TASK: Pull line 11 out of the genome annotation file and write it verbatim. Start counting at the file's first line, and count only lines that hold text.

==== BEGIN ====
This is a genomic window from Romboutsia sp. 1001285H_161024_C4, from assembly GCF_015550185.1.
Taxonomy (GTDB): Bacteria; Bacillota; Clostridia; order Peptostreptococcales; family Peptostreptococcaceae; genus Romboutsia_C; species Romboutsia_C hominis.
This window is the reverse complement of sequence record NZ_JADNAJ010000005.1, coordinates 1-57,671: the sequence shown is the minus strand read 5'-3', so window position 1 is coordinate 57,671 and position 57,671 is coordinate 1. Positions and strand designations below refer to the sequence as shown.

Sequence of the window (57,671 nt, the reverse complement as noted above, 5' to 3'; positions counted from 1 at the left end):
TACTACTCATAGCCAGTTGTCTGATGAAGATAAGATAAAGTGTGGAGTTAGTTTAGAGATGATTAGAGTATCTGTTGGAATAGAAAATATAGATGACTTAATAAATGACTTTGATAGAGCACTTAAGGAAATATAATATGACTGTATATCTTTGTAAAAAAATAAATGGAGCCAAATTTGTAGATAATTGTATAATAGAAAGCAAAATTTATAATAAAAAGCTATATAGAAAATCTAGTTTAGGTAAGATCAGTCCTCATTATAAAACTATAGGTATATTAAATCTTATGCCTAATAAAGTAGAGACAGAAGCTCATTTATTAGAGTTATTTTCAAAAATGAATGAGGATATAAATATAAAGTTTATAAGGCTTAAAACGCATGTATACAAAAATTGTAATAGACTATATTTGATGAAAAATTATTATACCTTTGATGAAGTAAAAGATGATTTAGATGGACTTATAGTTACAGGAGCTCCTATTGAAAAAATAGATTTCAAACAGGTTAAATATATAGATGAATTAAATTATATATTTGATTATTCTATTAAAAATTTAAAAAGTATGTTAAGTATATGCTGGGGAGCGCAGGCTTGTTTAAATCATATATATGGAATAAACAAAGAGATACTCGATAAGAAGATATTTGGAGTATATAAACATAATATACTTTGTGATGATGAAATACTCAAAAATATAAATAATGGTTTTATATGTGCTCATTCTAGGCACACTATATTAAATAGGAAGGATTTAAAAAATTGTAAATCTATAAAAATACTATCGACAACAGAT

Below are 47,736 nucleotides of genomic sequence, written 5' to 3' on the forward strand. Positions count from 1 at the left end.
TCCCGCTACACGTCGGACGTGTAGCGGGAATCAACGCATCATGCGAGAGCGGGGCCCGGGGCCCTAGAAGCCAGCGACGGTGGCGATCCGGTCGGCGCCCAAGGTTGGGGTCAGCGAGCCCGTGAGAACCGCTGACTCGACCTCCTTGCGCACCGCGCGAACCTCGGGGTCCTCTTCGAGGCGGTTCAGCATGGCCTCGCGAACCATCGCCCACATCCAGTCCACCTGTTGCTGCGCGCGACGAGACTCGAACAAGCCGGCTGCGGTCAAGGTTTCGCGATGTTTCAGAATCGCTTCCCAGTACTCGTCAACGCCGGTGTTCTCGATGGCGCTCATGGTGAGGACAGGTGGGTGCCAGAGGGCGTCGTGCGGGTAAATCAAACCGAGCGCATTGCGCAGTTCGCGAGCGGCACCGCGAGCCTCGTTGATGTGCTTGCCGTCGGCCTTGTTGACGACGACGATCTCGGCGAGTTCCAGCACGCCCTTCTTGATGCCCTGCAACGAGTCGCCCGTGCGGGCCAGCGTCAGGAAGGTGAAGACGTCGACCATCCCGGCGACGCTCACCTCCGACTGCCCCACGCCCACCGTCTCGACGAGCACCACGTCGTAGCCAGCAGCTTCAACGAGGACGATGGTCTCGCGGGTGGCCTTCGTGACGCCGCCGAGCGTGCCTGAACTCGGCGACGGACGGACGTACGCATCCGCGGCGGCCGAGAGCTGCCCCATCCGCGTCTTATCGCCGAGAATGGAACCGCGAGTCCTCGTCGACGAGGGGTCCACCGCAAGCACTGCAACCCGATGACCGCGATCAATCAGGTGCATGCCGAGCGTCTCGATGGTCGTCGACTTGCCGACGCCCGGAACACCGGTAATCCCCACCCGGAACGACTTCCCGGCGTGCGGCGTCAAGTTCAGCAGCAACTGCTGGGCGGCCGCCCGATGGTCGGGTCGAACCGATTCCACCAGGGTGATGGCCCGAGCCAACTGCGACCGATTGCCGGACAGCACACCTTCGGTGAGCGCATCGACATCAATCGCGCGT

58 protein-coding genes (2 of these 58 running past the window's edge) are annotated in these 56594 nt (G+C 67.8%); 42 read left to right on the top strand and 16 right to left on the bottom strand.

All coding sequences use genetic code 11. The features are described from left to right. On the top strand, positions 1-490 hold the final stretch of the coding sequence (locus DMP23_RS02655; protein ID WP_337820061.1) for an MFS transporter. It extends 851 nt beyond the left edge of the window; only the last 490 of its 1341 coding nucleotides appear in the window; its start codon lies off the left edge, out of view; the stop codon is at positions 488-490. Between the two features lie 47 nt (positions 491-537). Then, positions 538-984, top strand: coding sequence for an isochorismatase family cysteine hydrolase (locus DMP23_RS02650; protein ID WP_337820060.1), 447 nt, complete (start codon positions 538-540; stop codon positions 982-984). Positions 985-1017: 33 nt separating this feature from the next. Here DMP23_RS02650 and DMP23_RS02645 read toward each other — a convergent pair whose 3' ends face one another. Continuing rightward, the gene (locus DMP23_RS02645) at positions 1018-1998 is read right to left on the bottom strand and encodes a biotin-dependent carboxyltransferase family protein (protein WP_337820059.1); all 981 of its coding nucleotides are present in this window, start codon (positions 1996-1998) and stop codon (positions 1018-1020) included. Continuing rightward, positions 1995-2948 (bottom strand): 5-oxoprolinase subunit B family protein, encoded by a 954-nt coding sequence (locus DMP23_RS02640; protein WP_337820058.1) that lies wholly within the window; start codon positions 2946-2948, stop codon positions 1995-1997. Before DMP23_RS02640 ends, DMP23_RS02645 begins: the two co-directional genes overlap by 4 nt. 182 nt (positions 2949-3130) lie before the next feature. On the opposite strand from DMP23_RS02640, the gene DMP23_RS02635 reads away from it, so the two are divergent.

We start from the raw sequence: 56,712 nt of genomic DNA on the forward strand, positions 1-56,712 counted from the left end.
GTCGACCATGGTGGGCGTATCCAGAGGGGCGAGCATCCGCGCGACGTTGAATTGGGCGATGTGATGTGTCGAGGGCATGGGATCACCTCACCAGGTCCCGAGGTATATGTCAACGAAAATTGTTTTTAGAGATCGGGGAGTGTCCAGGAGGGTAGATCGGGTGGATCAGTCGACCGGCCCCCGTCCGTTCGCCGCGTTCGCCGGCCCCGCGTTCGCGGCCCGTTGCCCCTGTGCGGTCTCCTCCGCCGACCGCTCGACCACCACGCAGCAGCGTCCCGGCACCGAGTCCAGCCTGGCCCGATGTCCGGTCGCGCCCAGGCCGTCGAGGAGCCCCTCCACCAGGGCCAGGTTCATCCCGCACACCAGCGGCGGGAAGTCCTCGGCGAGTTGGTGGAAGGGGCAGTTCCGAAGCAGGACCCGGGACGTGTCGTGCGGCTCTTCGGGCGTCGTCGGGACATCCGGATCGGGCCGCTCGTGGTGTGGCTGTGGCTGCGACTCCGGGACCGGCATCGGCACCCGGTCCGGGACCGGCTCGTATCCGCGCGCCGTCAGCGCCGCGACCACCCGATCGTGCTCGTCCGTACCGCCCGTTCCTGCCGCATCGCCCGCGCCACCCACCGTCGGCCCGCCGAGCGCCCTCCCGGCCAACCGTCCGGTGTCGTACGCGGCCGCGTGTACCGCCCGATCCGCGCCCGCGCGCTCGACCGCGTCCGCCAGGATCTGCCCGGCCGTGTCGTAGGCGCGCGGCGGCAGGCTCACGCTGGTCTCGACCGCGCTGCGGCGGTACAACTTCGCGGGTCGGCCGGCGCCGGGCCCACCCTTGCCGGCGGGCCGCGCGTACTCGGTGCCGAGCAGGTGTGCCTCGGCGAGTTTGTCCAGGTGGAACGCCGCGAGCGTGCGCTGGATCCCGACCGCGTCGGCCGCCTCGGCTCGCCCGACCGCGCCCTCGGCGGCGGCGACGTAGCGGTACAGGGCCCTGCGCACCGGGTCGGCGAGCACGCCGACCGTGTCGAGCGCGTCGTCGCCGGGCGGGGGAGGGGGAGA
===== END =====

GTCGACCATGGTGGGCGTATCCAGAGGGGCGAGCATCCGCGCGACGTTGAATTGGGCGATGTGATGTGTCGAGGGCATGGGATCACCTCACCAGGTCCCGAGGTATATGTCAACGAAAATTGTTTTTAGAGATCGGGGAGTGTCCAGGAGGGTAGATCGGGTGGATCAGTCGACCGGCCCCCGTCCGTTCGCCGCGTTCGCCGGCCCCGCGTTCGCGGCCCGTTGCCCCTGTGCGGTCTCCTCCGCCGACCGCTCGACCACCACGCAGCAGCGTCCCGGCACCGAGTCCAGCCTGGCCCGATGTCCGGTCGCGCCCAGGCCGTCGAGGAGCCCCTCCACCAGGGCCAGGTTCATCCCGCACACCAGCGGCGGGAAGTCCTCGGCGAGTTGGTGGAAGGGGCAGTTCCGAAGCAGGACCCGGGACGTGTCGTGCGGCTCTTCGGGCGTCGTCGGGACATCCGGATCGGGCCGCTCGTGGTGTGGCTGTGGCTGCGACTCCGGGACCGGCATCGGCACCCGGTCCGGGACCGGCTCGTATCCGCGCGCCGTCAGCGCCGCGACCACCCGATCGTGCTCGTCCGTACCGCCCGTTCCTGCCGCATCGCCCGCGCCACCCACCGTCGGCCCGCCGAGCGCCCTCCCGGCCAACCGTCCGGTGTCGTACGCGGCCGCGTGTACCGCCCGATCCGCGCCCGCGCGCTCGACCGCGTCCGCCAGGATCTGCCCGGCCGTGTCGTAGGCGCGCGGCGGCAGGCTCACGCTGGTCTCGACCGCGCTGCGGCGGTACAACTTCGCGGGTCGGCCGGCGCCGGGCCCACCCTTGCCGGCGGGCCGCGCGTACTCGGTGCCGAGCAGGTGTGCCTCGGCGAGTTTGTCCAGGTGGAACGCCGCGAGCGTGCGCTGGATCCCGACCGCGTCGGCCGCCTCGGCTCGCCCGACCGCGCCCTCGGCGGCGGCGACGTAGCGGTACAGGGCCCTGCGCACCGGGTCGGCGAGCACGCCGACCGTGTCGAGCGCGTCGTCGCCGGGCGGGGGAGGGGGAGA